Estimates show Arizona, Alaska would lose funding under new GOP ObamaCare repeal

Estimates show Arizona, Alaska  would lose funding under new GOP ObamaCare repeal
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A new analysis of the GOP's latest bill to repeal and replace ObamaCare shows the bill hitting hardest in states held by holdout votes Sens. Lisa MurkowskiLisa Ann MurkowskiMcConnell names Senate GOP tax conferees Week ahead: Trump expected to shrink two national monuments GOP on verge of opening Arctic refuge to drilling MORE (R-Alaska) and John McCainJohn Sidney McCainGOP strategist donates to Alabama Democrat Meghan McCain knocks Bannon: 'Who the hell are you' to criticize Romney? Dems demand Tillerson end State hiring freeze, consult with Congress MORE (R-Ariz.).

Axios reported Friday that an estimate from the Centers for Medicare and Medicaid Services (CMS) predicted Alaska would lose 38 percent of federal funding for premium subsidies and Medicaid by 2026 under the proposal to repeal ObamaCare.

Murkowski, who hasn't yet stated how she will vote on the Graham-Cassidy health care bill, is seen as a key target for the bill's co-sponsors, Sens. Bill CassidyWilliam (Bill) Morgan CassidyTax bill could fuel push for Medicare, Social Security cuts Collins to vote for GOP tax plan Overnight Tech: Lawmakers want answers on Uber breach | Justices divided in patent case | Tech makes plea for net neutrality on Cyber Monday MORE (R-La.) and Lindsey GrahamLindsey Olin GrahamGOP and Dems bitterly divided by immigration We are running out of time to protect Dreamers US trade deficit rises on record imports from China MORE (R-S.C.). The two senators are reportedly considering changes to the bill specific to Alaska in order to win over her vote.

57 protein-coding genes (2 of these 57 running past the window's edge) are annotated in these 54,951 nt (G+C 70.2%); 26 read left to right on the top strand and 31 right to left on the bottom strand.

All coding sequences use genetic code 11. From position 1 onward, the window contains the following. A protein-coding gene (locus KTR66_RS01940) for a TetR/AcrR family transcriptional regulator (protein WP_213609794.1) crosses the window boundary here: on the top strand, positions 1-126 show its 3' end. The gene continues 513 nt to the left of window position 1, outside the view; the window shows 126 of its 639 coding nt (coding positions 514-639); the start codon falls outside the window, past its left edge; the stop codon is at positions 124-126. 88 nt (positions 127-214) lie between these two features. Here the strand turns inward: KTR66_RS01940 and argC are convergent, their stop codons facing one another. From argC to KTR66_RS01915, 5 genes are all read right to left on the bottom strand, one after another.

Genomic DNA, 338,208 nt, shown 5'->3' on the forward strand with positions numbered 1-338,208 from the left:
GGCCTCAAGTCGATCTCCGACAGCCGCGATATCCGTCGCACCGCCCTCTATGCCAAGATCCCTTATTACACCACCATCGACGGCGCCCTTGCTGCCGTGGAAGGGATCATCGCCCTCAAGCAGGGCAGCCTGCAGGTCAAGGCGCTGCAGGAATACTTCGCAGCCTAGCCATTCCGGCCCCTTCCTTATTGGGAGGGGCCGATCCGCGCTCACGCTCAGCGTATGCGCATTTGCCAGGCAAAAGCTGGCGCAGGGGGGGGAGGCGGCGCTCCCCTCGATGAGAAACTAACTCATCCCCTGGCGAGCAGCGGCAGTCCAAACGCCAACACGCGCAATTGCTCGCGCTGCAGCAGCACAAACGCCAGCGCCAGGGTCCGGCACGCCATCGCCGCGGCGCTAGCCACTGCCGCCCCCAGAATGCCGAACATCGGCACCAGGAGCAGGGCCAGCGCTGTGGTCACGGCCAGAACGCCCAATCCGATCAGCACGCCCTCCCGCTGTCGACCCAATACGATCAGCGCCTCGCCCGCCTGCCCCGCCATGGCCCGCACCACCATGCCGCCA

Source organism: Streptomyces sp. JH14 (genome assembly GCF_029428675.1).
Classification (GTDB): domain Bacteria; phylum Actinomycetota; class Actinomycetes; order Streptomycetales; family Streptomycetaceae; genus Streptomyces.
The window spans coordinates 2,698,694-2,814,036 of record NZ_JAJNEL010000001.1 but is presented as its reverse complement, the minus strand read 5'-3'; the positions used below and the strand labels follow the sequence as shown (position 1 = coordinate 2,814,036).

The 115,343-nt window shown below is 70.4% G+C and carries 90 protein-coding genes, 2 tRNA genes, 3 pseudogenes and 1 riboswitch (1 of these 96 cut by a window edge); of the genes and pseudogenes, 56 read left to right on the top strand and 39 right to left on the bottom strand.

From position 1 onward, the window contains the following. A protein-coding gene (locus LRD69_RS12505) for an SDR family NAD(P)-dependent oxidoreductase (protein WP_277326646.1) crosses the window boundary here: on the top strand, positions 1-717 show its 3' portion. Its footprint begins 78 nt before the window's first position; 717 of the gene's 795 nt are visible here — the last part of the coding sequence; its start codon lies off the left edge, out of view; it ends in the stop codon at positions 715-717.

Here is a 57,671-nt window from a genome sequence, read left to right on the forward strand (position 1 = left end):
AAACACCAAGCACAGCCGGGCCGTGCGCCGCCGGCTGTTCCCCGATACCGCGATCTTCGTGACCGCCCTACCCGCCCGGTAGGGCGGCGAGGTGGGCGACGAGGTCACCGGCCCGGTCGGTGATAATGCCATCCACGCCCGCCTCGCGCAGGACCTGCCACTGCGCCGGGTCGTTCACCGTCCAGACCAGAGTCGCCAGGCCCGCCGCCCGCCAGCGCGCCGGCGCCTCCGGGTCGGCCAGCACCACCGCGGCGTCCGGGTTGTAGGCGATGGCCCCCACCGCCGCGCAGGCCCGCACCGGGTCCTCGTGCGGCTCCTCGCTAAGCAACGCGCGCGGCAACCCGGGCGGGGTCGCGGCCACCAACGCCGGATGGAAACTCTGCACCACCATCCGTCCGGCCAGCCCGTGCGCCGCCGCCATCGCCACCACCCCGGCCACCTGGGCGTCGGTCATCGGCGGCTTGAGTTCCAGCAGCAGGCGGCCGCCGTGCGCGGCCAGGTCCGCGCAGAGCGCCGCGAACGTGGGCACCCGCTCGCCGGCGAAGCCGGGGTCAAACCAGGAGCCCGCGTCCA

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Arizona, according to the study, would see its federal funding for Medicaid and premium subsidies drop by a smaller amount, 10 percent, by 2026. McCain has indicated that he will support the Graham-Cassidy repeal bill.

Murkowski was one of three GOP senators, including McCain, who voted against the "skinny repeal" of ObamaCare in July, killing the bill. The defeat was a major setback for President Trump and Republican leaders in Congress.

The last dissenting GOP lawmaker on the "skinny repeal," Sen. Susan CollinsSusan Margaret CollinsOvernight Health Care: 3.6M signed up for ObamaCare in first month | Ryan pledges 'entitlement reform' next year | Dems push for more money to fight opioids Study: ObamaCare bills backed by Collins would lower premiums Right scrambles GOP budget strategy MORE (R-Maine), hasn't yet stated how she will vote on Graham-Cassidy. According to the CMS study, Maine is set to see a 44 percent increase in federal funding for health care by 2026 under the proposed bill.

Earlier in the week, however, Collins blasted her Republican colleagues for effectively tanking a bipartisan effort to fix ObamaCare by supporting the Graham-Cassidy measure, calling the decision "disappointing." 

"It's disappointing that this bipartisan effort — which should be our approach — was not allowed to proceed to conclusion," Collins said Wednesday.

The Senate is expected to vote on the Graham-Cassidy legislation next week. The bill has been called the GOP's "last ditch" attempt to repeal former President Barack ObamaBarack Hussein ObamaPatagonia files suit against Trump cuts to Utah monuments Former Dem Tenn. gov to launch Senate bid: report Eighth Franken accuser comes forward as Dems call for resignation MORE's signature health care law.